AustLit logo
Issue Details: First known date: 2017... 2017 Antipodean Dream, Antipodean Nightmare : Spatial Ideology and Justin Kurzel’s Snowtown
The material on this page is available to AustLit subscribers. If you are a subscriber or are from a subscribing organisation, please log in to gain full access. To explore options for subscribing to this unique teaching, research, and publishing resource for Australian culture and storytelling, please contact us or find out more.

AbstractHistoryArchive Description

'This essay begins from a simple premise: determinations of ‘Australianness’ and ‘the Australian character’ have been and continue to be inextricably linked to the fetishisation and reification of space in popular cultural manifestations of Australia. This is evident throughout white Australian cultural histories, as well as white histories of Australian culture. Perhaps this is a tautological claim in relation to any conception of nation, tied as such conceptions are to modern practices of cartography and geography. However, it is my contention that whilst notions of space play a determinant role in general vis-à-vis the configuration of nation (and national character), they play a larger role than usual in the configuration of ‘Australia’; the function of space in the conception of Australia is less modulated through competing discourses such as class, ethnicity and religion than in other national examples. This emphasis continues to privilege a mythical vision of space, with terra Australis incognita reified according to either of two dominant paradigms: the landscape is cultivated as a blank space offering the egalitarian opportunity for ‘man’ to reassess and reassert ‘his’ place in the natural order; or the landscape is cultivated as a sublime object—grand, and at times terrifying in its vastness and emptiness, a spectral antipodean environment that seems to ‘naturally’ lend itself to the gothic mode.' (Introduction)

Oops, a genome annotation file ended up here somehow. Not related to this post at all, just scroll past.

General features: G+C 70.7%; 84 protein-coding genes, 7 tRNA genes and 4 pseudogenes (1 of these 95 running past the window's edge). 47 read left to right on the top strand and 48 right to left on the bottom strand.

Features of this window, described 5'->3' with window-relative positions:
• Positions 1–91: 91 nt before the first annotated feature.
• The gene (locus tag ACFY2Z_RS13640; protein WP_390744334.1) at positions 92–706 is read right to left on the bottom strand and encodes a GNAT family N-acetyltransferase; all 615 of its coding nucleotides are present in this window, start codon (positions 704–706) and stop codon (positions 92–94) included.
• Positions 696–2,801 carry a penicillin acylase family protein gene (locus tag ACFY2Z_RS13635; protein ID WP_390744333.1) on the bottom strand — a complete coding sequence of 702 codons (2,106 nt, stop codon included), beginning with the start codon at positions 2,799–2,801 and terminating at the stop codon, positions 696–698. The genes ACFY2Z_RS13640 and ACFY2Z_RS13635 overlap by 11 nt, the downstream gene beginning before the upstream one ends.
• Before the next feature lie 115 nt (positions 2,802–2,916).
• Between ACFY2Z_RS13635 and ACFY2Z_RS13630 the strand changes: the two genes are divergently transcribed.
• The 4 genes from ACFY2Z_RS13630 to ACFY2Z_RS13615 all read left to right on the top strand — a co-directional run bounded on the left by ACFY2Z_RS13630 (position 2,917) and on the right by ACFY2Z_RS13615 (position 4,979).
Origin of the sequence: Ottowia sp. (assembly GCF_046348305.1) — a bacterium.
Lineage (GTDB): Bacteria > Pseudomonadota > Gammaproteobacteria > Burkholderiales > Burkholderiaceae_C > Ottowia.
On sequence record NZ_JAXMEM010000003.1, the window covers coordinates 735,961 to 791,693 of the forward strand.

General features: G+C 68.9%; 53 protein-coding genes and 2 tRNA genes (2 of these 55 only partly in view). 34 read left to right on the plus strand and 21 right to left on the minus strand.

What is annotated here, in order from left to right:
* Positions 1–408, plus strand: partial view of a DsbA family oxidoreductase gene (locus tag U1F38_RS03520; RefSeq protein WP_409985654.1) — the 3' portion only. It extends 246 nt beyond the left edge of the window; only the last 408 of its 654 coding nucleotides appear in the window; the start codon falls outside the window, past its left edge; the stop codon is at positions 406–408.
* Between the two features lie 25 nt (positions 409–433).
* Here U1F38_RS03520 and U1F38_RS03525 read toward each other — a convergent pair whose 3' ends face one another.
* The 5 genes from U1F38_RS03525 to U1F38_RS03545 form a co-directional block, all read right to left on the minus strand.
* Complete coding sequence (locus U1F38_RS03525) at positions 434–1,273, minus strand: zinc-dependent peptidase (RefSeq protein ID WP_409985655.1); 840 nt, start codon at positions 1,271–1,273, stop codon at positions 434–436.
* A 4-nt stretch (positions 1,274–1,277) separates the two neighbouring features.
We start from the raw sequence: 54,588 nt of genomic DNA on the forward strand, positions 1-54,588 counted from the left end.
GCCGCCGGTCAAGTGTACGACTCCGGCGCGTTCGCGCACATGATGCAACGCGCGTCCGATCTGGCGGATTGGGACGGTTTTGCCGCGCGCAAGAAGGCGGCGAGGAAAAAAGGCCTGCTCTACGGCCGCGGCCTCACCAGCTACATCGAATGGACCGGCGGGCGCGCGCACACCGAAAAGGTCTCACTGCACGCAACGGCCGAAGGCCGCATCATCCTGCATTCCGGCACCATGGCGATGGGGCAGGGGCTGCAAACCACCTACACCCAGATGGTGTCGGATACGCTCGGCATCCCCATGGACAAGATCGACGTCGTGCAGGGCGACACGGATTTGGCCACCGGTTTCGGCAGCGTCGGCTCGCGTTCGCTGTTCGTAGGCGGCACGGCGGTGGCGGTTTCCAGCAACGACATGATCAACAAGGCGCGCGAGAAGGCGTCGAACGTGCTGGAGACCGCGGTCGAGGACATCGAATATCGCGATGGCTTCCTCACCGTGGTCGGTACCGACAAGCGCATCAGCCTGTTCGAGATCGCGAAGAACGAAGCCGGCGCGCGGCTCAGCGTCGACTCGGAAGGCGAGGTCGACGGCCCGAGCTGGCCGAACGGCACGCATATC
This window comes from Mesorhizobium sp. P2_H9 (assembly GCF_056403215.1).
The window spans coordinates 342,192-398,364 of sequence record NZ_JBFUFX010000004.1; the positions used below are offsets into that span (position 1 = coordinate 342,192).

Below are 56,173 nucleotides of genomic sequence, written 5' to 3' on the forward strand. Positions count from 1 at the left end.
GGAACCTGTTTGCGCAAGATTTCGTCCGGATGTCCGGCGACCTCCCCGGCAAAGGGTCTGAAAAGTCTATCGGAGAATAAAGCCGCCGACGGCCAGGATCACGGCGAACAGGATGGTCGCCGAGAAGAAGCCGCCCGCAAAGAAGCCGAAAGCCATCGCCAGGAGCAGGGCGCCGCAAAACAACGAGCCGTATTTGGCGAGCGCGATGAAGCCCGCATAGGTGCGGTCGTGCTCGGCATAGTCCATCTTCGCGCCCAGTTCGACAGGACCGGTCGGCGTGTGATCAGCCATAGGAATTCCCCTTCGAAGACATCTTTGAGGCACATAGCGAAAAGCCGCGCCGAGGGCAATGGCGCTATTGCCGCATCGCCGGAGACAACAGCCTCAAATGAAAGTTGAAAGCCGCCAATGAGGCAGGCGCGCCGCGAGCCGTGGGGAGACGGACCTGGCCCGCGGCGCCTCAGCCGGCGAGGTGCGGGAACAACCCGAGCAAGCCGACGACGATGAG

Publication Details of Only Known VersionEarliest 2 Known Versions of

  • Appears in:
    y separately published work icon Australian Humanities Review Unfinished Business : Apology Cultures in the Asia Pacific no. 61 May Monique Rooney (editor), 2017 11455878 2017 periodical issue

    'This special section of Australian Humanities Review, entitled ‘Unfinished Business: Apology Cultures in the Asia Pacific’, arose out of a Monash University Arts Faculty Interdisciplinary Research Project of the same name. This project brought together an interdisciplinary team across the fields of Literary Studies, History, Film, and Cultural Studies, encompassing aspects of law, human rights and ethics. The project sought to understand how various forms of cultural practice and narrative mediate our comprehension of the past and of ongoing human interactions within and between nation-states, in particular, of past, present and future social and cultural interactions that coalesce around the material and symbolic consequences of apology in the Asia Pacific region.' (Editorial Introduction)

Last amended 11 Jul 2017 10:29:06 Antipodean Dream, Antipodean Nightmare : Spatial Ideology and Justin Kurzel’s Snowtownsmall AustLit logo Australian Humanities Review